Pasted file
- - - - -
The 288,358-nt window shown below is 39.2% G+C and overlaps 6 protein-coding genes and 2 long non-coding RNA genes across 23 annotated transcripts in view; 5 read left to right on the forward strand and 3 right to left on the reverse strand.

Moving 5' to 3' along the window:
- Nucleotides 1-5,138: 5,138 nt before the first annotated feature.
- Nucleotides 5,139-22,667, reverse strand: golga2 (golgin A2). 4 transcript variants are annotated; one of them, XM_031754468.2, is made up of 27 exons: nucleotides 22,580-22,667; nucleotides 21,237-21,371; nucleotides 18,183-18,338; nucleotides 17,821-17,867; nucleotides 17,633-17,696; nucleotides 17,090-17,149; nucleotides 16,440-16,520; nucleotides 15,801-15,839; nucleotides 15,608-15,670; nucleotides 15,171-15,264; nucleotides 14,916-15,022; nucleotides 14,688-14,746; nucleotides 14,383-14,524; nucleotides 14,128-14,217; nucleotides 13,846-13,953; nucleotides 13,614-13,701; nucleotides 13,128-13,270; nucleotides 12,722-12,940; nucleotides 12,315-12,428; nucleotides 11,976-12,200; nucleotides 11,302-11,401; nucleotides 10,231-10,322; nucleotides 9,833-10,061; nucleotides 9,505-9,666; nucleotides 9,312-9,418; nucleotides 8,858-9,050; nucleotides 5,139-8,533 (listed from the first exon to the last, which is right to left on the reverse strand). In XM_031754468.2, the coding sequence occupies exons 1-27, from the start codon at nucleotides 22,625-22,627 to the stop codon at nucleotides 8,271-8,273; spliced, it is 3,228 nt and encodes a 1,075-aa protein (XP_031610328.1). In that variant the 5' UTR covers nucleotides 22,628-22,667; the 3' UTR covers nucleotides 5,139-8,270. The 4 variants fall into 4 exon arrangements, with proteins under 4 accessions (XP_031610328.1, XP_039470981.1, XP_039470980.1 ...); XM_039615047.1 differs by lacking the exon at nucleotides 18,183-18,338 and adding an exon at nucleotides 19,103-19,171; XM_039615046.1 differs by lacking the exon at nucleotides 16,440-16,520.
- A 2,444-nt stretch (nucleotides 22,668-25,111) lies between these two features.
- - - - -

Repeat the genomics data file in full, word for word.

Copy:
The 288,358-nt window shown below is 39.2% G+C and overlaps 6 protein-coding genes and 2 long non-coding RNA genes across 23 annotated transcripts in view; 5 read left to right on the forward strand and 3 right to left on the reverse strand.

Moving 5' to 3' along the window:
- Nucleotides 1-5,138: 5,138 nt before the first annotated feature.
- Nucleotides 5,139-22,667, reverse strand: golga2 (golgin A2). 4 transcript variants are annotated; one of them, XM_031754468.2, is made up of 27 exons: nucleotides 22,580-22,667; nucleotides 21,237-21,371; nucleotides 18,183-18,338; nucleotides 17,821-17,867; nucleotides 17,633-17,696; nucleotides 17,090-17,149; nucleotides 16,440-16,520; nucleotides 15,801-15,839; nucleotides 15,608-15,670; nucleotides 15,171-15,264; nucleotides 14,916-15,022; nucleotides 14,688-14,746; nucleotides 14,383-14,524; nucleotides 14,128-14,217; nucleotides 13,846-13,953; nucleotides 13,614-13,701; nucleotides 13,128-13,270; nucleotides 12,722-12,940; nucleotides 12,315-12,428; nucleotides 11,976-12,200; nucleotides 11,302-11,401; nucleotides 10,231-10,322; nucleotides 9,833-10,061; nucleotides 9,505-9,666; nucleotides 9,312-9,418; nucleotides 8,858-9,050; nucleotides 5,139-8,533 (listed from the first exon to the last, which is right to left on the reverse strand). In XM_031754468.2, the coding sequence occupies exons 1-27, from the start codon at nucleotides 22,625-22,627 to the stop codon at nucleotides 8,271-8,273; spliced, it is 3,228 nt and encodes a 1,075-aa protein (XP_031610328.1). In that variant the 5' UTR covers nucleotides 22,628-22,667; the 3' UTR covers nucleotides 5,139-8,270. The 4 variants fall into 4 exon arrangements, with proteins under 4 accessions (XP_031610328.1, XP_039470981.1, XP_039470980.1 ...); XM_039615047.1 differs by lacking the exon at nucleotides 18,183-18,338 and adding an exon at nucleotides 19,103-19,171; XM_039615046.1 differs by lacking the exon at nucleotides 16,440-16,520.
- A 2,444-nt stretch (nucleotides 22,668-25,111) lies between these two features.